How to maintain a tenant and improve your rental return

We all want a great tenant and the rent on our investment property to go through the roof. Both can be hard to find and in terms of rent, even harder to keep increasing.

For example, you might get the great tenant but then be reluctant to notch up the rent in order to keep the tenant happy. Or you might be achieving a good rental rate but feel obliged to continue the same rent year after year. After all, some rent is better than none at all, right?

Let's start with the tenant. Property millionaire and author Jan Somers says keeping a good tenant is all about being fair and the odd improvement every now and then isn't a bad idea.

"It doesn't have to be a complete renovation," she says. "But if something needs fixing, we do it instantly."

In today's current market, she adds some areas such as Redcliffe in Queensland are experiencing an oversupply of rental properties. This might mean landlords actually have to drop their rent, but lowering your rent slightly is often worth it in a slow market.

"A tenant tomorrow is better than holding out to get your $350 per week in three months' time," she says.

"You must have a tenant ASAP, so 90 per cent or 80 per cent of what you think your rent should be is better than 100 per cent of nothing."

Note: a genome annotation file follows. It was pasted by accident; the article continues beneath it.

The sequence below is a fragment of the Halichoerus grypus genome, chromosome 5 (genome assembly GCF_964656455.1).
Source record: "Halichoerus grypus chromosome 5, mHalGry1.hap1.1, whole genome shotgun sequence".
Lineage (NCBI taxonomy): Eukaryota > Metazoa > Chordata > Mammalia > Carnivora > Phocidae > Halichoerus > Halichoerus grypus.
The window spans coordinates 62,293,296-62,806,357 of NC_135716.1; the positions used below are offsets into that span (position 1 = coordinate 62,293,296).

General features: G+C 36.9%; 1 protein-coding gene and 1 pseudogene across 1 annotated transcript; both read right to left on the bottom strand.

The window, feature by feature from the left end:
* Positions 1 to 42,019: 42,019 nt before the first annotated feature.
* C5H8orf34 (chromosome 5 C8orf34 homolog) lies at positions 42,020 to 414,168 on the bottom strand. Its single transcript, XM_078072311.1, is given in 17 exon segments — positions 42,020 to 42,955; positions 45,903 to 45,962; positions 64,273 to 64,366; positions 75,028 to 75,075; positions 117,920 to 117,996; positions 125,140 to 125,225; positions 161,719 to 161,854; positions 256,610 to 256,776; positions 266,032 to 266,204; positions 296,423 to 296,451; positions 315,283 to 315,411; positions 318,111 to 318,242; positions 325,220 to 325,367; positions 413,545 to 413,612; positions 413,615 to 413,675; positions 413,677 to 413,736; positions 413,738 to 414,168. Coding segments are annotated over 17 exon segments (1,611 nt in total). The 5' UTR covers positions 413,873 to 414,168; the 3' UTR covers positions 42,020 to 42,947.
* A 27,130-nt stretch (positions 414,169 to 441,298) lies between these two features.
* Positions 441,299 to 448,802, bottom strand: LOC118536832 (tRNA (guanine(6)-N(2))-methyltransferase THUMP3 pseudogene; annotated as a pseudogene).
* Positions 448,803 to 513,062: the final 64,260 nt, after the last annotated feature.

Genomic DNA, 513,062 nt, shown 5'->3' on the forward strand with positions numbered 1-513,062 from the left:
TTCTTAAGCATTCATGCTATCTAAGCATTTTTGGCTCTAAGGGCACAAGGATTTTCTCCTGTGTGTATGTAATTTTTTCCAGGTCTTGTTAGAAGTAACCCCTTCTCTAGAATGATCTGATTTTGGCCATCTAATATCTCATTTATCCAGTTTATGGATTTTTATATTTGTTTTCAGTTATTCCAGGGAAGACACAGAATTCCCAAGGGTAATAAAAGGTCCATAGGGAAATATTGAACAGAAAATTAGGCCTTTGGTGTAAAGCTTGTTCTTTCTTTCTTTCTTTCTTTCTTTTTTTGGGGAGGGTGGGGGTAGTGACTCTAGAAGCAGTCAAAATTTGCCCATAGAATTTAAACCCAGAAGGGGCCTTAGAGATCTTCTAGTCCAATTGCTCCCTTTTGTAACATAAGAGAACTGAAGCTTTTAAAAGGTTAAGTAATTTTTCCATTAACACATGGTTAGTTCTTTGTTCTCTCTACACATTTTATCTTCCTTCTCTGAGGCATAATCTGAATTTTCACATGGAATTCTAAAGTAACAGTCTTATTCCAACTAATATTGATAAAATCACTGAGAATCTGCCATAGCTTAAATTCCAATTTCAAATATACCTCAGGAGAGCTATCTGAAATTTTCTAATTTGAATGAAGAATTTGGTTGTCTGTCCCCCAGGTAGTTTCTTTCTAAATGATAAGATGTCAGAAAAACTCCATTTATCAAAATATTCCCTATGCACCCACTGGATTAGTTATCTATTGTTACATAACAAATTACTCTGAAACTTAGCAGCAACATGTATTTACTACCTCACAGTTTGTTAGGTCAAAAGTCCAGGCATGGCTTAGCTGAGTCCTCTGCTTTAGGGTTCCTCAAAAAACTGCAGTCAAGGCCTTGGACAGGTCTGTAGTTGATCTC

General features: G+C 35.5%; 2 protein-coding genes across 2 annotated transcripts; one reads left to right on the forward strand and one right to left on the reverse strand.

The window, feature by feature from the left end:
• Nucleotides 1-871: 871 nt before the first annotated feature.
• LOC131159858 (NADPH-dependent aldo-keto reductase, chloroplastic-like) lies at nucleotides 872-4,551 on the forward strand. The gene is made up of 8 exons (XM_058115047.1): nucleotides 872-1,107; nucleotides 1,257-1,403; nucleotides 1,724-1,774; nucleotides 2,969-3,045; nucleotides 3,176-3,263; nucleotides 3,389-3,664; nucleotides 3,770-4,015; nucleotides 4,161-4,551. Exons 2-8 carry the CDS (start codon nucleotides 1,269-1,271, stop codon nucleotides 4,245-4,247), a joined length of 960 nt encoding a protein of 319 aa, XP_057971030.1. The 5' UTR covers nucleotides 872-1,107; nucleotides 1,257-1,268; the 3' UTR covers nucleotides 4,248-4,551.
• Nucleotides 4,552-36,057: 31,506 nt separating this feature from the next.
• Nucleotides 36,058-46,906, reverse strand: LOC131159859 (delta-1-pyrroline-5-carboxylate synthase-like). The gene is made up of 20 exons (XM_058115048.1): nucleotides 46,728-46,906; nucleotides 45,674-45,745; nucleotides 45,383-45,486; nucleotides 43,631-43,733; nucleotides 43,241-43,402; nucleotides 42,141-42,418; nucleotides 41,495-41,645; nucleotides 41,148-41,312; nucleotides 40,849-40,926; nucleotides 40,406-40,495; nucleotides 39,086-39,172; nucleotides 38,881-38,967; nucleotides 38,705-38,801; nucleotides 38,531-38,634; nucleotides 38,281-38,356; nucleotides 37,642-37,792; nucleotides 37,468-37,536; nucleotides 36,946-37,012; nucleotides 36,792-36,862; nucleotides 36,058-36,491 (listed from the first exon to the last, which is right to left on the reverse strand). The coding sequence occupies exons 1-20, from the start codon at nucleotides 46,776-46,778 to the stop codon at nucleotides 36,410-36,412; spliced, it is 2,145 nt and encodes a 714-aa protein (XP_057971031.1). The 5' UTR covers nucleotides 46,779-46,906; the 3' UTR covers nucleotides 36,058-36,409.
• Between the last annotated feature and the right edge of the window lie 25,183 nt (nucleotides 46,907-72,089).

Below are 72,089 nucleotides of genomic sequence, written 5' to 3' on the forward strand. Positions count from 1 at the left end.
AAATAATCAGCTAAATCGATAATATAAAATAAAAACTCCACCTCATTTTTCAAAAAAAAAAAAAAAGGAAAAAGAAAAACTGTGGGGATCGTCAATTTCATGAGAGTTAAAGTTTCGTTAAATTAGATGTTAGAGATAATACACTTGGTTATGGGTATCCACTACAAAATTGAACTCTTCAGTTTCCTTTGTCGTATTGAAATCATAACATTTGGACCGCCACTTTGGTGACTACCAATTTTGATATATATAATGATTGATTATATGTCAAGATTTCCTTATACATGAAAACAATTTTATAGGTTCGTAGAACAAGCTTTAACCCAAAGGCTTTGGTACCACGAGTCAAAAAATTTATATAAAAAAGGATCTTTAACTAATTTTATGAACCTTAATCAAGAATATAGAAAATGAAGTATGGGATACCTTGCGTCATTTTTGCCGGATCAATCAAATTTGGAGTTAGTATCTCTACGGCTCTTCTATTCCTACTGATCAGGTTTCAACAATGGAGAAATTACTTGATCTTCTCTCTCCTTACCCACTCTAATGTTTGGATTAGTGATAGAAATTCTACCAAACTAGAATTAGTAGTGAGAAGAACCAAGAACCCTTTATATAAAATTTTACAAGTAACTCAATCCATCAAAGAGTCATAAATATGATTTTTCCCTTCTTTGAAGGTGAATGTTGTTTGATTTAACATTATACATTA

If the rent is slightly cheaper, the tenant may also be willing to stay longer.

"Then you don't have the changeover fee where you'd be paying an agent once or twice a year," she points out.

While Somers is generous with her tenants, it's still important to "nudge the rent along" occasionally.

"If the market warranted putting it up $20 or $30 per year, we might put it up at $5 or $10," she says.

Giving the occasional bottle of champagne to your property manager doesn't hurt either.

However, Your Empire founder and director, Chris Gray, is a little bit stricter with his portfolio. Being a savvy Sydney investor, he has no trouble ending a lease if it means more for the hip pocket.

"A lot of tenants won't pay a massive increase, so you're better off getting rid of them," he says.

"People say 'I've got good tenants so I'm not putting the rent up'. But if you have a good property, there should always be good tenants."

The trick, he believes, is to get a good property manager who knows how to negotiate increasing the rent and how to market your property so it's the must-have roof to be under. You can also do renovations but make sure the tenant is paying for them.

"Get the property manager to ask the tenant what they want and then what they'd be prepared to pay for it," he says.

"Add in lost rent down time. With a lot of these things, quite often it's (the renovation) is over a period of weeks. But over the year, the net benefit might then be positive."